In Zuckerberg’s testimony before a joint session between the Senate Judiciary and Commerce committees today, the Facebook CEO was forced to confront whether his company was now effectively a monopoly.
Concerns about Facebook’s monopoly status have surfaced over the last year, with growing calls to break up the company. Sen. Lindsey Graham (R-SC) first brought up the monopoly issue; later, Sen. Dan Sullivan (R-AK) noted that regulation “can cement the dominant power,” implying that in this case, Facebook is that dominant power.
“Who’s your biggest competitor?” Graham asked Zuckerberg. The CEO struggled to answer the question, naming Google, Apple, Amazon, and Microsoft as “overlap[ing]” with Facebook in different ways.
“If I buy a Ford, and it doesn’t work well, and I don’t like it, I can buy a Chevy. If I’m upset with Facebook, what’s the equivalent product I can go sign up for?” Graham asked. When Zuckerberg attempted to again break down Facebook’s different types of services, Graham reiterated his question.
“I’m not talking about categories. I’m talking about real competition you face. ‘Cause car companies face a lot of competition. They make a defective car, it gets out in the world, people stop buying that car, they buy another one. Is there an alternative to Facebook in the private sector?”
Zuckerberg tried to give a longer answer about how the “average American uses eight different apps” to connect with their friends, attempting to frame Facebook as just one of many apps. Shortly thereafter, Graham cut to the chase and asked if Zuckerberg thought Facebook was a monopoly.
“It certainly doesn’t feel like that to me,” Zuckerberg replied, as laughter rippled through the room.
A transcript of the exchange follows below:
Sen. Lindsey Graham: Who’s your biggest competitor?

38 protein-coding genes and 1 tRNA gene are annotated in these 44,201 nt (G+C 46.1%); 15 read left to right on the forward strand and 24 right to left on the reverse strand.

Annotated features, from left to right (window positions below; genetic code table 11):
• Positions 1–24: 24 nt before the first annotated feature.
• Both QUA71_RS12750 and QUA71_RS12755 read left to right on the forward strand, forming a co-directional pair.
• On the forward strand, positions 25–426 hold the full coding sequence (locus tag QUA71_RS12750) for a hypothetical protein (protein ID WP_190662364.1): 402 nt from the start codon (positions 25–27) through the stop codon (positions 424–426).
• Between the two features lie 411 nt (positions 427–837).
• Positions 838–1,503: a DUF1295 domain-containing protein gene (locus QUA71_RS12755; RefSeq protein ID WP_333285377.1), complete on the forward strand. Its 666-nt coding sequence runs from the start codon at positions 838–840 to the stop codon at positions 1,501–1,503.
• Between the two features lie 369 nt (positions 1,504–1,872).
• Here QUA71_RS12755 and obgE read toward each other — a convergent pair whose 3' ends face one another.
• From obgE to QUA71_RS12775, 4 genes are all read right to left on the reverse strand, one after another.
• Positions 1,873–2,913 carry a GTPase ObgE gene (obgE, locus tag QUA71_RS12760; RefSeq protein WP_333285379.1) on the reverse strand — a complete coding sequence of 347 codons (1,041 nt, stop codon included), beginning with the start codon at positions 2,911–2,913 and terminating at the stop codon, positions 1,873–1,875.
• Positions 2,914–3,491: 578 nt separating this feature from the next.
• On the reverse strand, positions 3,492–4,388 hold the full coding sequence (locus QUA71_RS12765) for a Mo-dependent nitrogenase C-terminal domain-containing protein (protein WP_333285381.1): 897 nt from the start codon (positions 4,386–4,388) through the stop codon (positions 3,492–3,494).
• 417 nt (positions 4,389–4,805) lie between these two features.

Mark Zuckerberg: Uh, senator, we have a lot of competitors.
LG: Who’s your biggest?
MZ: The categories… do you want just one? I am not sure I can give one but can I give a bunch? There are three categories that I would focus on. One are the other tech platforms: Google, Apple, Amazon, Microsoft, we overlap with them in different ways.
LG: Do they provide the same service you provide?
MZ: In different ways.
LG: Let me put it this way. If I buy a Ford, and it doesn’t work well, and I don’t like it, I can buy a Chevy. If I’m upset with Facebook, what’s the equivalent product I can go sign up for?
MZ: Well, the second category I was going to talk about…
LG: I’m not talking about categories. I’m talking about real competition you face. ‘Cause car companies face a lot of competition. They make a defective car, it gets out in the world, people stop buying that car, they buy another one. Is there an alternative to Facebook in the private sector?
MZ: The average American uses eight different apps to communicate with their friends and stay in touch with people ranging from text to email—
LG: Which is the same service you provide?
MZ: Well, we provide a number of different services.
LG: Is Twitter the same as what you do?
MZ: It overlaps with a portion of what we do.
LG: You don’t think you have a monopoly?
MZ: It certainly doesn’t feel like that to me.
LG: Instagram. So you bought Instagram. Why did you buy Instagram?
MZ: Because they were very talented app developers who are making good use of our platform and understood our values…
LG: Is a good business decision. My point is: one way to regulate a company is through competition, through government regulation. Here’s my question, what do we tell our constituents, given what’s happened here, why we should let you self-regulate? What would you tell people in South Carolina, given all that’s happened here, why it would be a good idea for us to let you regulate your own business practices?
MZ: … well, Senator, my position is not that there should be no regulation…. I think the internet is becoming —
LG: Do you embrace regulation?
MZ: I think the real question, as the internet becomes more important in people’s lives, is what is the right regulation —
LG: Do you as a company welcome regulation?
MZ: If it’s the right regulation, yes.
LG: Do you think the Europeans have it right?
MZ: I think that they get... things... right.